by Dr. Dawn Dunkerley

Does your organization know what “right” looks like for your cyber security? In 2003 J.M Anderson wrote that the metric of cyber security success for a company is often thought to be “nothing bad has happened” … however, how can you be sure about that? Even the most battle-hardened CIO and CISO know that it’s hard to ever be 100% sure that nothing bad has happened; better to plan and exercise for the worst. A better definition of success, then, is “a well-informed sense of assurance that… risks and controls are in balance”, meaning that you’re spending the right amount to mitigate risk, but not more. Notice that it doesn’t require that “nothing bad happen”, but only that if it happens that the cost of the event be within an expected range. It is similar to individuals buying an insurance policy with a deductible that can be absorbed should an accident occur.  In order to achieve this measure of success, an organization must innately know their risks and the costs of a loss – both financial and less tangible, like productivity – to mitigate them. What’s a leader to do?

In his excellent book, Start with Why, Simon Sinek argues that when people know WHY something is a core value of an organization, they are more likely to support and align with the value. This is true in sales, but arguably even more when trying to gain support for organizational initiatives that might be irritating to undertake or impede productivity – as some cyber security tools and procedures can be. By aligning your workforce around why certain practices should be implemented – think multi-factor authentication that reduces phishing attacks that have been plaguing your business – they are more likely to understand the direct link from their personal behaviors to your cyber security success.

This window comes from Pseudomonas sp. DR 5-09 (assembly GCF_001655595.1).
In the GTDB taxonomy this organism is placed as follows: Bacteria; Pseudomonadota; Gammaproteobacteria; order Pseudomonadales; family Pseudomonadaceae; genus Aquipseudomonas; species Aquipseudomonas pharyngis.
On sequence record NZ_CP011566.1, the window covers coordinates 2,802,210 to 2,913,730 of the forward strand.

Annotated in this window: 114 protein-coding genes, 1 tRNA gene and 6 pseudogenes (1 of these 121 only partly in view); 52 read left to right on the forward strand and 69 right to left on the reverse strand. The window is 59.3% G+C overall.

After your organization understands why they must reduce risk, and that risks must be reduced, it is important to develop Key Performance Indicators (KPIs) that show your performance. A properly wired organization will not only have KPIs defined that encompass people, processes, and technology; but will also communicate those KPIs across the organization to ensure that everyone understands how their individual KPIs contribute to success. Finally, these must be an important C-suite decision-making tool; what’s the good of measuring things if nobody’s looking and acting? Reward your people for their role in your success, and hold them accountable if they fall short.

Recommended reading/viewing:

Anderson, J.M. (2003). Why we need a new definition of information security. Computers & Security, 22(4), 308.